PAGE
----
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The primary flight display (PFD) combines the instruments that display the information most vital to the aircraft into a single space. Unlike older instruments, a PFD provides information in electronic form. The advent of this technology has allowed for greater attention to flight information while increasing the ease of use and amount of space available for other instrumentation.
There are many purveyors of this technology, and the primary flight display made by each vary to some degree. The use of PFDs is not limited to one particular aircraft, as both airplanes and helicopters can employ them. The differences between PFDs become even more apparent when the different missions and needs of each aircraft are considered.
While the primary flight display does not provide the pilot with all information about the physical condition of the aircraft itself, it does show the aircraft's flight conditions. Every PFD shows the aircraft's airspeed, altitude, and attitude. Altitude refers to the aircraft's distance above sea level. Attitude is the orientation of the aircraft, it's heading, bank, and pitch. If a PFD malfunctions, the pilot has to fly the aircraft using backup mechanical gauges.
Though designs may differ, the general layout is usually similar. The center of the primary flight display typically contains the attitude indicator. This instrument indicates the aircraft's position in space through the display of an artificial horizon. This means that the indicator shows the pitch, which is the angle of the aircraft above or below the horizon, and roll, the tilting of the aircraft from side to side along a central axis running from nose to the rear.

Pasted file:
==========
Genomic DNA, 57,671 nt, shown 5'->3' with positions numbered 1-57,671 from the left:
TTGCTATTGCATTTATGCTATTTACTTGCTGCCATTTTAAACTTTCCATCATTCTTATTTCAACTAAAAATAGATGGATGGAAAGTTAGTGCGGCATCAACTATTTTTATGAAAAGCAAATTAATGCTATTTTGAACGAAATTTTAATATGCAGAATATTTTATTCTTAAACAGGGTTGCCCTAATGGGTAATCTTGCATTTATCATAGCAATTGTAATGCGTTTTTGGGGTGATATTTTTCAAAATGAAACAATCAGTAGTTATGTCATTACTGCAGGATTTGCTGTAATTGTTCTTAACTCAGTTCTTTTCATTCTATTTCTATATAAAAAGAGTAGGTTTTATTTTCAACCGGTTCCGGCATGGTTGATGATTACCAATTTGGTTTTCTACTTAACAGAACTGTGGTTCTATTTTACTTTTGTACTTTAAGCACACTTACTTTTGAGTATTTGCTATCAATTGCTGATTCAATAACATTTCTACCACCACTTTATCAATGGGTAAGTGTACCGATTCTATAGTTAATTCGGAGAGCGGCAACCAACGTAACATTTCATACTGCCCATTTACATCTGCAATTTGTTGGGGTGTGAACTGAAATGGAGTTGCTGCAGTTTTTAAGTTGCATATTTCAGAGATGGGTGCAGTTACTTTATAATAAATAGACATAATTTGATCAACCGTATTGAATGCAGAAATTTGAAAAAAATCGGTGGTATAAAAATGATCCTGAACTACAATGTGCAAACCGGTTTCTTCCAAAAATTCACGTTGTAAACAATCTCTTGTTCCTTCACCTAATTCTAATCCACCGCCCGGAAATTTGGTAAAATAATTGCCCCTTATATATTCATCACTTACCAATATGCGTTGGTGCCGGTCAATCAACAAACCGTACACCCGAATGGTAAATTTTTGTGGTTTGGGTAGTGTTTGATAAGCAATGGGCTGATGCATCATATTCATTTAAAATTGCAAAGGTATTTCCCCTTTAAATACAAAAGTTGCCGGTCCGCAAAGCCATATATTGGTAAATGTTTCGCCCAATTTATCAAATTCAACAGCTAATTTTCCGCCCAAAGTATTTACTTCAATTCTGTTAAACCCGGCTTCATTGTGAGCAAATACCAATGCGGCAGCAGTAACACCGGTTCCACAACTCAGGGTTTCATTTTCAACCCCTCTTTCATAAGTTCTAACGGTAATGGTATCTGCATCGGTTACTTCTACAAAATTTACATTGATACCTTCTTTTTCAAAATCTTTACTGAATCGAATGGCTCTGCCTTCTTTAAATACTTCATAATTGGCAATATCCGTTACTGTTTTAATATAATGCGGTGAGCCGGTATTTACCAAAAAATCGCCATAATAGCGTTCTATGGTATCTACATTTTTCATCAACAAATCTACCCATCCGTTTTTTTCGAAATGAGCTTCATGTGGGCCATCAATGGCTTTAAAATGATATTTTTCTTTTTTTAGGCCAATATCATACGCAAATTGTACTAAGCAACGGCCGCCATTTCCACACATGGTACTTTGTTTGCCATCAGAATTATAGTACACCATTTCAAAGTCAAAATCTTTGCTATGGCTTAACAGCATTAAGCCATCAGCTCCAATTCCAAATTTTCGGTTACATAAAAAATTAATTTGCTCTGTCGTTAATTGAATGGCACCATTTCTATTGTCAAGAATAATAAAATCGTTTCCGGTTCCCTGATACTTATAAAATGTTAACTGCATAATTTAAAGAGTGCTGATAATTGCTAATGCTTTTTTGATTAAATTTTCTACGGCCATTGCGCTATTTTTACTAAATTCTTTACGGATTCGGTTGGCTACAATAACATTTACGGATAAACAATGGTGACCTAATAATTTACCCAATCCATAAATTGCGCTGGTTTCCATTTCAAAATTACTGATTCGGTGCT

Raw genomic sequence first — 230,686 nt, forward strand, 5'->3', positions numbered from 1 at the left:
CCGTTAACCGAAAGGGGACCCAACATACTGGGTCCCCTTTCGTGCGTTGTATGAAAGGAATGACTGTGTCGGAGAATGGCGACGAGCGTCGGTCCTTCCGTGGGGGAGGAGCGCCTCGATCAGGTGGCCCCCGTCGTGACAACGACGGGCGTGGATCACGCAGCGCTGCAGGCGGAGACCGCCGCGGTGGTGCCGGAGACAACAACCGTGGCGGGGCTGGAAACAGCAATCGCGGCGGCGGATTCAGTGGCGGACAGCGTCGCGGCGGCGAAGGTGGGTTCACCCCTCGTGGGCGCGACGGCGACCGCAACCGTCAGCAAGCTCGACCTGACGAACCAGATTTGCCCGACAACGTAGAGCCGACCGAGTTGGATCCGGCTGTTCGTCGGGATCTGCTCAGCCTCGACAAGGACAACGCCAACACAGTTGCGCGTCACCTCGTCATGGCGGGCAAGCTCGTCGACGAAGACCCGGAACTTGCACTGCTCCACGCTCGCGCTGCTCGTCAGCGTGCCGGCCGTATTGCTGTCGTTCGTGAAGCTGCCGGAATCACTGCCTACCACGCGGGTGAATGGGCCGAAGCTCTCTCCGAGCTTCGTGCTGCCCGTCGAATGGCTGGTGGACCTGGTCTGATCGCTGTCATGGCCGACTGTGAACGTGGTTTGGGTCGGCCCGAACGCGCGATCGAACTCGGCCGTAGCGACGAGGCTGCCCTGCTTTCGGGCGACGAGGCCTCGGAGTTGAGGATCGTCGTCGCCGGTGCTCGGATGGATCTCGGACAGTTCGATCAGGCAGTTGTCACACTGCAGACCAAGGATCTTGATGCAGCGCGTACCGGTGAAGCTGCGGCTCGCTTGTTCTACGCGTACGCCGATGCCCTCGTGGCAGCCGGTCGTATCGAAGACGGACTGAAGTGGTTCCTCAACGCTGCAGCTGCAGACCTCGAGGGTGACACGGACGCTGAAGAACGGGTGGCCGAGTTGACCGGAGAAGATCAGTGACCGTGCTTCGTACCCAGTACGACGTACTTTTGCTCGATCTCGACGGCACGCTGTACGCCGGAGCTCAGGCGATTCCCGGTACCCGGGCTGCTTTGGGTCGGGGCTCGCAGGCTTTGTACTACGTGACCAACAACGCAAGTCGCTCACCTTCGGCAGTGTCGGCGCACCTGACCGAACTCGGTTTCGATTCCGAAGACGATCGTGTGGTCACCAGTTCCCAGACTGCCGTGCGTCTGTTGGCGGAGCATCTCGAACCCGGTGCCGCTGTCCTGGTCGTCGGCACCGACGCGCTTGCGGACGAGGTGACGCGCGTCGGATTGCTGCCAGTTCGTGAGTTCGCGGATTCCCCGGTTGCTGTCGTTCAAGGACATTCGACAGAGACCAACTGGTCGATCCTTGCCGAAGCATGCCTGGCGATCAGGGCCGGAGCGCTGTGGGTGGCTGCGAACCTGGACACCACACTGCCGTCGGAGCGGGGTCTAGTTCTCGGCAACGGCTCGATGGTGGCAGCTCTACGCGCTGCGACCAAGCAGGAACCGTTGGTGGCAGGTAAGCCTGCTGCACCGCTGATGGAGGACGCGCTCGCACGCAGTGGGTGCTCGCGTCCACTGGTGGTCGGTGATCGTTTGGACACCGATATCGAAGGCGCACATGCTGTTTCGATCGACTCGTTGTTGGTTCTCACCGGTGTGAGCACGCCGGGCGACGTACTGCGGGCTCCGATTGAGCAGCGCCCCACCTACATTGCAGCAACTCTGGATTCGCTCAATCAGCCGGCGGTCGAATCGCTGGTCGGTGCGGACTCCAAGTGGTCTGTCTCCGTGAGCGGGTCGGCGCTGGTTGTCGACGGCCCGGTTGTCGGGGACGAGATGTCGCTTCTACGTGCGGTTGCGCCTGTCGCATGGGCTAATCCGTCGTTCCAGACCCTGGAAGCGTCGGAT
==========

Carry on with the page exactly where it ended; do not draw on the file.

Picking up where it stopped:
On the sides of the attitude indicator are two more gauges for airspeed and altitude. These are most commonly shown vertically next to the artificial horizon. Airspeed is represented in units of knots, or nautical miles per hour (1.151 miles or 1.852 kilometers/hour). Units above mean sea level (AMSL), which is the average height of the surface of the world's seas, are used to describe the aircraft's altitude. Another indicator that might be on a primary flight display is a compass rose.
Some similarities are apparent when comparing a heads up display (HUD) and a primary flight display. A fighter plane may utilize an HUD, which is placed directly ahead of the pilot in his or her field of vision. This allows the pilot to concentrate more on the task at hand and spend less time looking down at gauges. A HUD, however, must only display the minimum amount of information necessary for the pilot to maintain proper control. A PFD is capable of greater customization and of displaying much more information than a HUD and would most likely also be present in any modern aircraft equipped with a heads up display.
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